Ingraham: "Look at what they are doing to a fifth of our economy with no Republican support." During the October 27, 2009, edition of Fox News' Fox & Friends, conservative radio host Laura Ingraham said during a discussion of the Senate's health care reform legislation: "This crowd is the most partisan crowd I have ever seen in Washington. They said Bush was partisan? Look at what they are doing to a fifth of our economy with no Republican support. It's, it's mind-boggling. And everyone listening to this across the country watching this show, you should be outraged. You're about to have your entire health care system changed by one party that's wildly unpopular right now. Unbelievable."
Now: Right-wing media warn that health care summit is a "trap" or a "setup"
Thiessen: "[T]he Blair House summit is a trap." In a February 22 post on the Washington Post website titled "Obama is the real obstructionist at his health-care summit," columnist Marc Thiessen wrote:
Rep. Mike Pence (R-Ind.) says of this week's bipartisan health-care summit: "Sounds like the Democrats spell summit: S-E-T-U-P." He's right -- the Blair House summit is a trap. If the objective really was to produce bipartisan compromise, Obama would not be using legislation crafted in a backroom that got virtually no Republican votes as the basis for the discussions. Nor would his secretary of health and human services have declared last week that the White House is still willing to fight for a public option, a proposal that died because of bipartisan opposition in the Senate.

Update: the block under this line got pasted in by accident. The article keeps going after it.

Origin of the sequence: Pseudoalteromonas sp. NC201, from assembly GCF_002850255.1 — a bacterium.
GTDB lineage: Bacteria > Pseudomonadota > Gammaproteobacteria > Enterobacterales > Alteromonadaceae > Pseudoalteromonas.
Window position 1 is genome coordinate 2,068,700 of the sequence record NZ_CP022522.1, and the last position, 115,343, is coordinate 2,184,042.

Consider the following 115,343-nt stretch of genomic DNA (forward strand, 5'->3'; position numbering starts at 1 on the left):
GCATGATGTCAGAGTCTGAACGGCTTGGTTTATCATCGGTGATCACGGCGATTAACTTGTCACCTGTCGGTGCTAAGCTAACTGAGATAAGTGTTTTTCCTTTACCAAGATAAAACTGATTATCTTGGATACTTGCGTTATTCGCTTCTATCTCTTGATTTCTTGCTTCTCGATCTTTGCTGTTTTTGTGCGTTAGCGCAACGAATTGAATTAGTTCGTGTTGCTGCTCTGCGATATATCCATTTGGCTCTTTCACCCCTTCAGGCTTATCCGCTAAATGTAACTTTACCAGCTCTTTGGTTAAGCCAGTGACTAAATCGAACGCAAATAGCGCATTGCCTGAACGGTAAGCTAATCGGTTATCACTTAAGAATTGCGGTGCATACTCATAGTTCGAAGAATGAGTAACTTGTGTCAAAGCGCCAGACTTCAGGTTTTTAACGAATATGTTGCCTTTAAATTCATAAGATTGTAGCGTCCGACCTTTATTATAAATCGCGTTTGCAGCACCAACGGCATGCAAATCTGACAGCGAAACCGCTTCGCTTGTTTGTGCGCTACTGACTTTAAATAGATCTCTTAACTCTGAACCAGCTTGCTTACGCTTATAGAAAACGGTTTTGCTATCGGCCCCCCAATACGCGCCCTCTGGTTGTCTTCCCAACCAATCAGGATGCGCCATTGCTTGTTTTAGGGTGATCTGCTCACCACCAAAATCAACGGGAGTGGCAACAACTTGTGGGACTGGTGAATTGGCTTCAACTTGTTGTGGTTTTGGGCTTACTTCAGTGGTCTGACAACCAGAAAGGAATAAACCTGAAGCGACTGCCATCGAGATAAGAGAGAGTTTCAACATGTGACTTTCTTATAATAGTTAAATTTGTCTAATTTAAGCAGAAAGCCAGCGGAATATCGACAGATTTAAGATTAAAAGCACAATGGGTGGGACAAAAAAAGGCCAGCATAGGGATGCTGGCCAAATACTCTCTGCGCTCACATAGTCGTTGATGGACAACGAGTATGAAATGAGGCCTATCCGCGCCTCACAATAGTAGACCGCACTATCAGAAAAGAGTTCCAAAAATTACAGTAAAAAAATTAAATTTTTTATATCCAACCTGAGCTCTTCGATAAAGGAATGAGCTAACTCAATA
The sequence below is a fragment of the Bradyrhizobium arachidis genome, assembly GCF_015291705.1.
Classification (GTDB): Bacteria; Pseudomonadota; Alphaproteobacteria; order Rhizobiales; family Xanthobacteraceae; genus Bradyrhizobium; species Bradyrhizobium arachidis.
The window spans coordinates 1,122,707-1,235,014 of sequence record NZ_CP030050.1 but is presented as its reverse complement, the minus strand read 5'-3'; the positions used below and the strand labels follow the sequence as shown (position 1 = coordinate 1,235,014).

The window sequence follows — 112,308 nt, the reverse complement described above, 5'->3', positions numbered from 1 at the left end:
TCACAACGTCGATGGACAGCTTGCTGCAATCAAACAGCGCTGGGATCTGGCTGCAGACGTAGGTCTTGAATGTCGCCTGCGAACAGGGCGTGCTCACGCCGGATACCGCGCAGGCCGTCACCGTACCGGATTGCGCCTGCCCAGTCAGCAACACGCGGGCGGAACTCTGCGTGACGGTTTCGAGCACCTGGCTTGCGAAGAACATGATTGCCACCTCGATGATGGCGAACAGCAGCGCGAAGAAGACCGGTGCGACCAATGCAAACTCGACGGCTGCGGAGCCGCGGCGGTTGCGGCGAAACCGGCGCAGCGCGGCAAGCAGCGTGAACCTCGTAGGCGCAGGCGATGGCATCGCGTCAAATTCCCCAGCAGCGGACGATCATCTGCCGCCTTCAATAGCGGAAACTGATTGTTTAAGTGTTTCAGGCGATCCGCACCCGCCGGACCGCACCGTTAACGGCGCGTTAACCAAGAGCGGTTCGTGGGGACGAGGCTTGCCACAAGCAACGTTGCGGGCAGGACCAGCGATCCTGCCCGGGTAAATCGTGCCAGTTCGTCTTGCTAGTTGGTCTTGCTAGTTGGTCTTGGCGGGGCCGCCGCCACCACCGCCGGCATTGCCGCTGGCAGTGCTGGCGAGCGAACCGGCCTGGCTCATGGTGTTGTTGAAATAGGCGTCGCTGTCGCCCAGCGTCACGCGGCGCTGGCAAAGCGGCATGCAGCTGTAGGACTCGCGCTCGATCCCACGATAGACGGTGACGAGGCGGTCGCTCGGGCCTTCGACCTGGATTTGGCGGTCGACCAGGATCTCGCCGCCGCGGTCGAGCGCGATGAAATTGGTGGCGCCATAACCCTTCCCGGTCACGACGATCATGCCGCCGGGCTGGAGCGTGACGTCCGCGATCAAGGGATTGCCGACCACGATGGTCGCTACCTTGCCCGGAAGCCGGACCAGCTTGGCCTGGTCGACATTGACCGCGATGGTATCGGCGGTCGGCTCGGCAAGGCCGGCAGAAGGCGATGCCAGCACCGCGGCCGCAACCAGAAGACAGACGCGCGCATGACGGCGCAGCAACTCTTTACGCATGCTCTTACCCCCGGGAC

Beck compares Obama's invitation of GOP to health care summit to "setup" he saw on 24. On the February 23 edition of his radio show, Glenn Beck stated of the health care summit: "It's a setup. It's clearly a setup." Beck later described a situation on the Fox Broadcasting Co. drama 24 in which a character named "Dana" was being "blackmailed by her ex-boyfriend," who asked her to "just do this one thing." Beck continued: "Everybody is watching the show and saying, 'Don't do it, don't do it, don't do it.' She's not gonna say no. This is a setup. Well, that's exactly what the Republicans are walking into."
Limbaugh: "[T]his is nothing more than a trap." During the February 8 edition of his radio show, Rush Limbaugh stated that "the Republicans have to be very, very careful here because this is nothing more than a trap." Asserting that "[t]his is no time for bipartisanship," Limbaugh added, "This is a setup because Obama wants to be able to blame this on the Republicans when in fact it is his own party that's been saying 'no' to itself."